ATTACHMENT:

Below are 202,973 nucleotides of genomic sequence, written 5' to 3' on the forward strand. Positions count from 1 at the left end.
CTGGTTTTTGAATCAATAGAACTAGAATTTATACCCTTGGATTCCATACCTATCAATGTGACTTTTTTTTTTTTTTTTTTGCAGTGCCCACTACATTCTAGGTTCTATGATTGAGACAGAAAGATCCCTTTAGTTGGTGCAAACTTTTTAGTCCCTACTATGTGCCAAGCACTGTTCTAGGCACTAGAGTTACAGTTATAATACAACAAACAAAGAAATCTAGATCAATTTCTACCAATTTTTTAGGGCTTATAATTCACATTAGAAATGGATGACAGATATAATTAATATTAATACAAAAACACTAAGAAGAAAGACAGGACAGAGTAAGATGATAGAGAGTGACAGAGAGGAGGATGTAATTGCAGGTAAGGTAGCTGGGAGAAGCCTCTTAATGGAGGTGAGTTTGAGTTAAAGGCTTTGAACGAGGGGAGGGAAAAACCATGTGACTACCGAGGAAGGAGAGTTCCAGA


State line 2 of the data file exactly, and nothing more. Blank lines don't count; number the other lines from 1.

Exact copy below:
CTGGTTTTTGAATCAATAGAACTAGAATTTATACCCTTGGATTCCATACCTATCAATGTGACTTTTTTTTTTTTTTTTTTGCAGTGCCCACTACATTCTAGGTTCTATGATTGAGACAGAAAGATCCCTTTAGTTGGTGCAAACTTTTTAGTCCCTACTATGTGCCAAGCACTGTTCTAGGCACTAGAGTTACAGTTATAATACAACAAACAAAGAAATCTAGATCAATTTCTACCAATTTTTTAGGGCTTATAATTCACATTAGAAATGGATGACAGATATAATTAATATTAATACAAAAACACTAAGAAGAAAGACAGGACAGAGTAAGATGATAGAGAGTGACAGAGAGGAGGATGTAATTGCAGGTAAGGTAGCTGGGAGAAGCCTCTTAATGGAGGTGAGTTTGAGTTAAAGGCTTTGAACGAGGGGAGGGAAAAACCATGTGACTACCGAGGAAGGAGAGTTCCAGA